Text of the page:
Few topics have the hot-button potential of genetically modified foods – so unless you're ready to rumble, talk of GMOs is best left off the Facebook page and skipped at the family holiday table.

But that didn’t stop celebrity astrophysicist extraordinaire Neil deGrasse Tyson from expressing his views on the topic last week, and doing so with gusto – as in, telling the anti-GMO crowd to, “chill out.” Not surprisingly, people freaked. 

It all started when a French journalist asked Tyson about "des plantes transgenetiques" during a book signing. In his two-minutes-and-change reply — all caught on video and gone viral since — Tyson began, “I’m amazed at how much rejection genetically modified foods are receiving from the public.”

"Practically every food you buy in a store for consumption by humans is genetically modified food," said Tyson, his enthusiasm rising as he spoke. "There are no wild, seedless watermelons. There's no wild cows ... You list all the fruit, and all the vegetables, and ask yourself, is there a wild counterpart to this? If there is, it's not as large, it's not as sweet, it's not as juicy, and it has way more seeds in it. We have systematically genetically modified all the foods, the vegetables and animals that we have eaten ever since we cultivated them. It's called artificial selection."

The rest you can see below.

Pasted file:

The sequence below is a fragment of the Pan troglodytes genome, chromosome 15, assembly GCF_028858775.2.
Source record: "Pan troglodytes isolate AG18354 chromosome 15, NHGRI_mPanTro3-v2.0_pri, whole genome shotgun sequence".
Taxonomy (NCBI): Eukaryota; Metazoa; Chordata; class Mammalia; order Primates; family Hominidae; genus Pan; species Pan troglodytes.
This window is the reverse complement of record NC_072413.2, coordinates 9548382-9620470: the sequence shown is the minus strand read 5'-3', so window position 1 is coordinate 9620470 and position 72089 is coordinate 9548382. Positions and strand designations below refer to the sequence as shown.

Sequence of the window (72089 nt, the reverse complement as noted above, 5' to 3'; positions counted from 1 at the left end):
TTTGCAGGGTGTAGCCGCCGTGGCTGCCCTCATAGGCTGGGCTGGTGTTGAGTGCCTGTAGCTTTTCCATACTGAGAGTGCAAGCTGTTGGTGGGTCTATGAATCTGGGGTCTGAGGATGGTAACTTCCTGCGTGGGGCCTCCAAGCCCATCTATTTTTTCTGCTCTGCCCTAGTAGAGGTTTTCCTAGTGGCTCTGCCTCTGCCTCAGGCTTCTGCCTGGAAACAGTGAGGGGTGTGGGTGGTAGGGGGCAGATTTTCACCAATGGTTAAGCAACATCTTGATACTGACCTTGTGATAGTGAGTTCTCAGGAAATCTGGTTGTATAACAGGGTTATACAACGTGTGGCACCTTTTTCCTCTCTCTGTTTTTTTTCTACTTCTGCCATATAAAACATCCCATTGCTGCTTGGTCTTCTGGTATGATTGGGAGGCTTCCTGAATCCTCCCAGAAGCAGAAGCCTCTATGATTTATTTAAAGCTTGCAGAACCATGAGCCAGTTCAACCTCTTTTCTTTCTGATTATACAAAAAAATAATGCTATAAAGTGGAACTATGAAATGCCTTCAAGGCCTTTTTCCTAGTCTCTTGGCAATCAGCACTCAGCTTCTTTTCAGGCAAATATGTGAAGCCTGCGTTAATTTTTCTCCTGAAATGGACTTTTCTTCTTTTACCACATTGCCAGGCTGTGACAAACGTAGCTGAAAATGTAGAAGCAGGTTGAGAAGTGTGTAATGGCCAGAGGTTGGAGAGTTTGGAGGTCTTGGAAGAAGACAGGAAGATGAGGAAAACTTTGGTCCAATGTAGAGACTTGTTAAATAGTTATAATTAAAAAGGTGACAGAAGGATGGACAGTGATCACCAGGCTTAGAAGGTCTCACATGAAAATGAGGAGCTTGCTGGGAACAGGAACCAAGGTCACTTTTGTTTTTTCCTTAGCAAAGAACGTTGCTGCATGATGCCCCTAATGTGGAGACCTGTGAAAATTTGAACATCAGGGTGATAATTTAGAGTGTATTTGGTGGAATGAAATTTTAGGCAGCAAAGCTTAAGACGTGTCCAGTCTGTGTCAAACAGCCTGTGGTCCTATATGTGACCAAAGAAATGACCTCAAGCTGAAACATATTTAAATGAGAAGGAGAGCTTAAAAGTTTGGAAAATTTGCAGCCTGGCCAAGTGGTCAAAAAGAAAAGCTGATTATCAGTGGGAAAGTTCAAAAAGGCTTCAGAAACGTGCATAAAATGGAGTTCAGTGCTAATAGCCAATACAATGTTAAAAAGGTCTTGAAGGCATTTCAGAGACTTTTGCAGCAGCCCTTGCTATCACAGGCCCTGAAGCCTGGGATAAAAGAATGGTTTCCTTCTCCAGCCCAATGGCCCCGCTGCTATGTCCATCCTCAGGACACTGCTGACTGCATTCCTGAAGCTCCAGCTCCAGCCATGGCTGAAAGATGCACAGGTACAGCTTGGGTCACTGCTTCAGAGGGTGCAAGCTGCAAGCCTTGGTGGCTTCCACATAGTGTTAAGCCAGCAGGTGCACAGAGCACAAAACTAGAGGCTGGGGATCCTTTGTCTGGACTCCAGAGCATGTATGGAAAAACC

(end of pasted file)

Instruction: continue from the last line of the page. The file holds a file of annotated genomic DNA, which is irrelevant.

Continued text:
Among a host of other things, critics of GM foods have a problem with the lack of distinction between modifying plants and animals through traditional breeding and genetic modification that requires the use of biotechnology, and involves techniques such as inserting genes from different species – as Mother Jones points out – but Tyson doesn’t see it that way.

Following the subsequent hoopla, Tyson took to Facebook noting that:

Everything I said is factual. So there's nothing to disagree with other than whether you should actually "chill out" as I requested of the viewer in my last two words of the clip.

Had I given a full talk on this subject, or if GMOs were the subject of a sit-down interview, then I would have raised many nuanced points, regarding labeling, patenting, agribusiness, monopolies, etc. I've noticed that almost all objections to my comments center on these other issues.

He then went on to explain his points in a bit more detail. But, it wasn’t enough. And so with that in mind, he took to Facebook again this week to lay it all out. 

So there you have it. What do you think? As a scientist, does Tyson toe the line of his discipline too closely without considering the broader implications? Or does his argument make sense to you?

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